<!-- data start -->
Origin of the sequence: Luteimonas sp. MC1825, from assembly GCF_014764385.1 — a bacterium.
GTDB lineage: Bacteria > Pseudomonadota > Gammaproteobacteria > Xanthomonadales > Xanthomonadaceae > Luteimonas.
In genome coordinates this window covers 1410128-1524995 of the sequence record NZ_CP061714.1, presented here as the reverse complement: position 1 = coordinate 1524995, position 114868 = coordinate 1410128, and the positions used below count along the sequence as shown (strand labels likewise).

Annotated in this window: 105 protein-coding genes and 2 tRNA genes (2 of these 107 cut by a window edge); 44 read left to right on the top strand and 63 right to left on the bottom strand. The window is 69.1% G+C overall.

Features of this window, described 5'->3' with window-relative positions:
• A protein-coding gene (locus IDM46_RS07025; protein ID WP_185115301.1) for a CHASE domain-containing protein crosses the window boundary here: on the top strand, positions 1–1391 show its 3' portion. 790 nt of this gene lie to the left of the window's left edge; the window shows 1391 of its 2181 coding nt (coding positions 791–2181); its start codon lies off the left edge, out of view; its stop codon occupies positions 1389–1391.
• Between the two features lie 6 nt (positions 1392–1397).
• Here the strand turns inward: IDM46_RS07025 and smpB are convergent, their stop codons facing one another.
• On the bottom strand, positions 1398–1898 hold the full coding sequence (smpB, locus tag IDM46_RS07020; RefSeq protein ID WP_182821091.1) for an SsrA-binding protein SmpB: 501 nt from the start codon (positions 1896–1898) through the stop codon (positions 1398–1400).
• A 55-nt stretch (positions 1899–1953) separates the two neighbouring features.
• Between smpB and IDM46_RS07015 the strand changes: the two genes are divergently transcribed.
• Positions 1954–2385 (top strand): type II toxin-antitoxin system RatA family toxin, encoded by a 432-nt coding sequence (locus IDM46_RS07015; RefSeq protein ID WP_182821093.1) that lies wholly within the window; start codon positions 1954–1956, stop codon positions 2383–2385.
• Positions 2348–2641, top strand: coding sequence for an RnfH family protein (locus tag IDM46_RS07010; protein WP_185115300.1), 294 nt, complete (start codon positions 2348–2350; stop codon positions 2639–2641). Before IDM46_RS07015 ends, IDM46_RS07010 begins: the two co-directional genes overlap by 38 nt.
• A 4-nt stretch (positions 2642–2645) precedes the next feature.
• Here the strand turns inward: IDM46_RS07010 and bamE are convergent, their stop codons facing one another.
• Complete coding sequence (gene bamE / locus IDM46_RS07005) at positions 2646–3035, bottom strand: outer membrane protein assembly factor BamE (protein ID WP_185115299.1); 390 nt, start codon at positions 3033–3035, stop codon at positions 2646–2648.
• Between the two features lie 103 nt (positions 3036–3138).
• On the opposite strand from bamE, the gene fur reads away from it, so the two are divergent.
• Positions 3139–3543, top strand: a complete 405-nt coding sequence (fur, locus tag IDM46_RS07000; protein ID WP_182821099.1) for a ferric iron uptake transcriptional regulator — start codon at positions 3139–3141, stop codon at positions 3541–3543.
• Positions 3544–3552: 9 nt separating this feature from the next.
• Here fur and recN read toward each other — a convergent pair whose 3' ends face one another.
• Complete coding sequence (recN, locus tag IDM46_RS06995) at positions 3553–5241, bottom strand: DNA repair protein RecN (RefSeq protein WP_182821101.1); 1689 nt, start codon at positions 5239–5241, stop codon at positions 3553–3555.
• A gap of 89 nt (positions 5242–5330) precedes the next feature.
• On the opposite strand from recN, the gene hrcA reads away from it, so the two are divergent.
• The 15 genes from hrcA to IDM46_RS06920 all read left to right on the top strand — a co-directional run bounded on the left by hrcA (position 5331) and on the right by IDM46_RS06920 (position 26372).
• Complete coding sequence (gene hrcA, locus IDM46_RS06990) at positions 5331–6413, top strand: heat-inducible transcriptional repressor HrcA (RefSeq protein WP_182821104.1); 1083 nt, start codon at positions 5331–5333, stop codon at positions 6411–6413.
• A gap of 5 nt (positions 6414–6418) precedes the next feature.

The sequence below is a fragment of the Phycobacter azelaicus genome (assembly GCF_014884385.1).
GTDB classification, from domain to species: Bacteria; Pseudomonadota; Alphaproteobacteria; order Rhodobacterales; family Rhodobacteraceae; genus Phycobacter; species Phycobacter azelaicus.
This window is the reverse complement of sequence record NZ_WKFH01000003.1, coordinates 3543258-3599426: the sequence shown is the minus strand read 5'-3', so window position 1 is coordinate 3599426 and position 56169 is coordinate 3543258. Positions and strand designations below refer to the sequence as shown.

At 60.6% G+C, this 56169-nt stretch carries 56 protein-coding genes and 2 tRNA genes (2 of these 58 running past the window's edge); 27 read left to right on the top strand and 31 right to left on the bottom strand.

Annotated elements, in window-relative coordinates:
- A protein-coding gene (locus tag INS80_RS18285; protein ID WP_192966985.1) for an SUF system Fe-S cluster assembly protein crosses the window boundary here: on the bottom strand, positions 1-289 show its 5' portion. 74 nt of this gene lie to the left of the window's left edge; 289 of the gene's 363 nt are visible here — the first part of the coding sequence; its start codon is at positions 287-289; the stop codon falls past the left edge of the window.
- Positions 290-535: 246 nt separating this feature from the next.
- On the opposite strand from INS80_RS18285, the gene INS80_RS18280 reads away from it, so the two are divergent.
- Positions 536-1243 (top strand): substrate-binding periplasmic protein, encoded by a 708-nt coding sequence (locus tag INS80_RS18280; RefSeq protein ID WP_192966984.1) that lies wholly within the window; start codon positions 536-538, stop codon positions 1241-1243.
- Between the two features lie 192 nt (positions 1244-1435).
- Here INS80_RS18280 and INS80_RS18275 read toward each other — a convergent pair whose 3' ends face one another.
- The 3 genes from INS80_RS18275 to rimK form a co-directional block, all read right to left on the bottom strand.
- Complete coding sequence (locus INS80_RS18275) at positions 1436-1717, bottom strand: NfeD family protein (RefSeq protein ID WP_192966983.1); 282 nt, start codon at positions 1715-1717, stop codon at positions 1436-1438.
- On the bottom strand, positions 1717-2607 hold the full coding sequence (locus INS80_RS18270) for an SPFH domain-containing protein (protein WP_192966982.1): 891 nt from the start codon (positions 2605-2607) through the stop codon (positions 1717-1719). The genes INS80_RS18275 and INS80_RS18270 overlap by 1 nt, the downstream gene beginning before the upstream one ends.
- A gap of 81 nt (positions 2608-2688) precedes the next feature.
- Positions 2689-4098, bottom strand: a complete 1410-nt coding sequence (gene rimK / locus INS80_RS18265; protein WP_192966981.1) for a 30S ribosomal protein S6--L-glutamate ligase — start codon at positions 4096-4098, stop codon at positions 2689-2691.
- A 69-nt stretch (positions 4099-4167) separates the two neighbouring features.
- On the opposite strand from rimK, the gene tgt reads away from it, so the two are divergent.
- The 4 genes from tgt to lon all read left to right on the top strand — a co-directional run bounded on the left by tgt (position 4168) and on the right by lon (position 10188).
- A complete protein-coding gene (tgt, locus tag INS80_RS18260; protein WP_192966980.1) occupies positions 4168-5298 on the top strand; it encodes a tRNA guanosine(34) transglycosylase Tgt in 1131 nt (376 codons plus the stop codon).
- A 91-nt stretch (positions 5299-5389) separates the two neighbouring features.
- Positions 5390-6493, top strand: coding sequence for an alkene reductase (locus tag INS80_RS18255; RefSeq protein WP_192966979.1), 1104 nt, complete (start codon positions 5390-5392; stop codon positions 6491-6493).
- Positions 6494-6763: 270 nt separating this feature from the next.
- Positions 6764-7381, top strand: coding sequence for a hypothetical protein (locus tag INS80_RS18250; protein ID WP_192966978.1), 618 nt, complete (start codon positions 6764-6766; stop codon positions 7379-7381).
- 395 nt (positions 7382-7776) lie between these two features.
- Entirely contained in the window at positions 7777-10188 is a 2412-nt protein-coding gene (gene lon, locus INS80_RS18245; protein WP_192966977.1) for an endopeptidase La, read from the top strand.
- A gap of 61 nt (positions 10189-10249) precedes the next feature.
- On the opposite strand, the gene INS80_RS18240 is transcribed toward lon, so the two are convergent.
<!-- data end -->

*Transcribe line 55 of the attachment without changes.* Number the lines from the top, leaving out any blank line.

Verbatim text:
- On the opposite strand, the gene INS80_RS18240 is transcribed toward lon, so the two are convergent.